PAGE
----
”We have two options, medically and emotionally: give up or fight like hell.” Cancer survivor Lance Armstrong.
SUNRISE – When the Panthers hit the ice Friday evening against the Flyers at BankAtlantic Center, not only will they try to secure their second victory of the season but they’ll also hope to raise awareness and money for Hockey Fights Cancer.
Over the past 10 seasons, the joint charitable initiative founded by the NHL and Players’ Association has raised more than $10.5 million through its Hockey Fights Cancer Awareness Nights at NHL rinks throughout North America.
As part of Hockey Fights Cancer night at BankAtlantic Center, Panthers coaches and staff will wear ties colored lavender, which represents awareness of all cancers. There will also be mystery pucks signed by Panthers players for a $25 donation. One-of-a-kind, Hockey Fights Cancer apparel is available at nhl.com. Stephen Weiss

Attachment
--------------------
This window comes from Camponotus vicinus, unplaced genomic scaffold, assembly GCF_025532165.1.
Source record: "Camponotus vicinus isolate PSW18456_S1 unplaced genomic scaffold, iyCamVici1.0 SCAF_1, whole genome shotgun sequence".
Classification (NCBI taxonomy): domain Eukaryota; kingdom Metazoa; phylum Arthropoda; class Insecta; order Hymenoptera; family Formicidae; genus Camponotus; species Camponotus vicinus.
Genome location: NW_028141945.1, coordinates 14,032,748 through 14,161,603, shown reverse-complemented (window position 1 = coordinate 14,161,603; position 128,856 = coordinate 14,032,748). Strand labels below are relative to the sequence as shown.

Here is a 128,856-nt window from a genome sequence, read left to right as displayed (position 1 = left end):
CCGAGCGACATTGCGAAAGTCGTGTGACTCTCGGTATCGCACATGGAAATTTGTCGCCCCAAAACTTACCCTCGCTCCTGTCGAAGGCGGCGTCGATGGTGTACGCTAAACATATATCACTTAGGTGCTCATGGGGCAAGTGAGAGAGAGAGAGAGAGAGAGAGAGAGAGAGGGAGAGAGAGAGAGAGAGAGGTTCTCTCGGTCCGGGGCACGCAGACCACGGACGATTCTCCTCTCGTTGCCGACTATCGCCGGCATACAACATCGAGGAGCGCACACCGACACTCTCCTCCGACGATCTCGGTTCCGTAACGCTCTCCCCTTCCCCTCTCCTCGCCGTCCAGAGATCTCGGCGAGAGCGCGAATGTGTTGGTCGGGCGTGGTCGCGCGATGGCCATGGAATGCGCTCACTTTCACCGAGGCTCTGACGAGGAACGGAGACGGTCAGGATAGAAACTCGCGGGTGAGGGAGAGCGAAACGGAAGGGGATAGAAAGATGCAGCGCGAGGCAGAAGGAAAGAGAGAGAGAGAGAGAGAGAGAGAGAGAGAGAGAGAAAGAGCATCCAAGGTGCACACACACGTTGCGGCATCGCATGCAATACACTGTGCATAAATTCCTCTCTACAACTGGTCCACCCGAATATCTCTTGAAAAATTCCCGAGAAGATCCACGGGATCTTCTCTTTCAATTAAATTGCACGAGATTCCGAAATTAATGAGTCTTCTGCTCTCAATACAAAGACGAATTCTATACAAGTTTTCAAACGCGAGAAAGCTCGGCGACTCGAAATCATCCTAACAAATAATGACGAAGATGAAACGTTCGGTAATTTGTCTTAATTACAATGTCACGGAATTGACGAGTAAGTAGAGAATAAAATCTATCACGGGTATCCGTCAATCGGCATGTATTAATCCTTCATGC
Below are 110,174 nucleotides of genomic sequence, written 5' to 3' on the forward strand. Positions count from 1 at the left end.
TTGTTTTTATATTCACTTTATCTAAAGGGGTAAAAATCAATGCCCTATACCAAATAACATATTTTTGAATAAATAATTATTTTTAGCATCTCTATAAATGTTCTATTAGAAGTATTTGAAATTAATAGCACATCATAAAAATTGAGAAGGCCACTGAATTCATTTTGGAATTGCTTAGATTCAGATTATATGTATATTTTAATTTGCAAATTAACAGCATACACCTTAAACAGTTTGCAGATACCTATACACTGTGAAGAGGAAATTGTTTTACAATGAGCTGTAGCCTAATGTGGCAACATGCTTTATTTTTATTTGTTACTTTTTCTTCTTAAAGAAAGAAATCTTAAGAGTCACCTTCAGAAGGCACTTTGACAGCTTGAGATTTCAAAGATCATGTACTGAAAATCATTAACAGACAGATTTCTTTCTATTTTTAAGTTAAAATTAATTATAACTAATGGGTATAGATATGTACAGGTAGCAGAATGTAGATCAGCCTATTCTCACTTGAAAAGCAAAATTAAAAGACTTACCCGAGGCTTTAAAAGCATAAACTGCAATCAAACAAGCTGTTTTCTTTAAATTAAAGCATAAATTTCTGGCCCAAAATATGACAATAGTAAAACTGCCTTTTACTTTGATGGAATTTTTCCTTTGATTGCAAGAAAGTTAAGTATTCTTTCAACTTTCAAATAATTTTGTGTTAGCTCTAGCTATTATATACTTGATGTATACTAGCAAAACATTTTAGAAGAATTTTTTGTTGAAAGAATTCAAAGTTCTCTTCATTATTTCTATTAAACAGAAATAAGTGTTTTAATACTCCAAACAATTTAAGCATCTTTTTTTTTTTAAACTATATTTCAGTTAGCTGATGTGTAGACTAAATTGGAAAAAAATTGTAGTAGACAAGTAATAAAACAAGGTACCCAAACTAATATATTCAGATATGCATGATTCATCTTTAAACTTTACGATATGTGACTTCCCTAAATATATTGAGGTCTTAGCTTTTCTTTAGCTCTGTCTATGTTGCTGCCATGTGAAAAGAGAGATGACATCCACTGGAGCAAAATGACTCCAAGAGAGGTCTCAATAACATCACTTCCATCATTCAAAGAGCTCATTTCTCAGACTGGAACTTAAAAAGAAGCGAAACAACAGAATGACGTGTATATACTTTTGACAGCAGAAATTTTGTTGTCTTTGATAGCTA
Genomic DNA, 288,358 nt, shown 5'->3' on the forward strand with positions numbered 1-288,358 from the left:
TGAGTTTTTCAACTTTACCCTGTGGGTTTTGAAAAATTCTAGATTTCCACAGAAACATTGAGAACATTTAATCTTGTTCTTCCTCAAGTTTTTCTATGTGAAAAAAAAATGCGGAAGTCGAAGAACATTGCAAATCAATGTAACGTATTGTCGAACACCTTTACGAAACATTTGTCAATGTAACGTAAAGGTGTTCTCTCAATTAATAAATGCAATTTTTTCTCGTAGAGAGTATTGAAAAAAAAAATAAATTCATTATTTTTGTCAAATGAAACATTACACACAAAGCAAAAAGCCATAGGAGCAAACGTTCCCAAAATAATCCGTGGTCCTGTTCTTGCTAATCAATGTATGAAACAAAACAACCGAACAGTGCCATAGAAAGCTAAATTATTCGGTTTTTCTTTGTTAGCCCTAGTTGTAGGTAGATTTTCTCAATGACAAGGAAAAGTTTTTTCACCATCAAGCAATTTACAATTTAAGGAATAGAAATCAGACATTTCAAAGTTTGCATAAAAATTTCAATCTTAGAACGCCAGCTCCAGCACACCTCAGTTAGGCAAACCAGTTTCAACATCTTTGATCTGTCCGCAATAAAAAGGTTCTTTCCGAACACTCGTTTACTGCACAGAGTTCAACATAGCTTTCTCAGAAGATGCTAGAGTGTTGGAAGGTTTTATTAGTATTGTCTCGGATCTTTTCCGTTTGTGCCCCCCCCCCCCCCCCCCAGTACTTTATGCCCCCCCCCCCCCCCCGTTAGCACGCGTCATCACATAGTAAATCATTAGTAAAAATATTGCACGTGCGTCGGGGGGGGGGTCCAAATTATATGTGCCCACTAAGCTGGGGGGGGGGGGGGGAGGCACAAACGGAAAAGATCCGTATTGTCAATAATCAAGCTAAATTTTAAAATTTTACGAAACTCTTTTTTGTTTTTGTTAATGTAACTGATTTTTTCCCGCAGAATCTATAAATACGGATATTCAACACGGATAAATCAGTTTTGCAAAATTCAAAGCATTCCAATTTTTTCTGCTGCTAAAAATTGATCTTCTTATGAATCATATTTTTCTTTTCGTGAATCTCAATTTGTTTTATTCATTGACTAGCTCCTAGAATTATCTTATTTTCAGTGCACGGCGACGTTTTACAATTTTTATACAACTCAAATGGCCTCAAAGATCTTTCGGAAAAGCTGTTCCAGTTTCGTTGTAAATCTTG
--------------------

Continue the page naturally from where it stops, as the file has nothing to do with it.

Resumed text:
witnessed the damage cancer can do when he playing junior hockey.
“My billet in juniors when I was 17 had cervical cancer,” Weiss recalled. “When you’re with someone who has it, when you’re living with someone who has it, it hits you hard. I saw it first hand. I saw what it does to the kids. It’s tough. It wasn’t easy. My roommate and I had to pick her up sometimes or take her to her treatments and it was tough to see the people suffering.
“We have to figure out a way to find a cure for that disease. Its killing too many people and too many people are sick with it and its destroying families. It seems like everyone you talk either knows someone or is affected in some way by it. So it’s important to do these things and raise as much awareness as we can.”
Tomas Vokoun worked with a number of people through his charity with various cancer.
“Sooner or later it seems everyone is faced with it, and it seems more common as you get older,” he said. “ My grandfather died of brain cancer, but I was small when he died and it wasn’t the same experience like I would have now. But (Hockey Fights Cancer) is absolutely a great thing to raise awareness and funding for research.”
Said Nathan Horton; “It’s definitely a scary thing, but it can happen to anyone. That’s why I think (Hockey Fights Cancer) is a good reminder for us all.”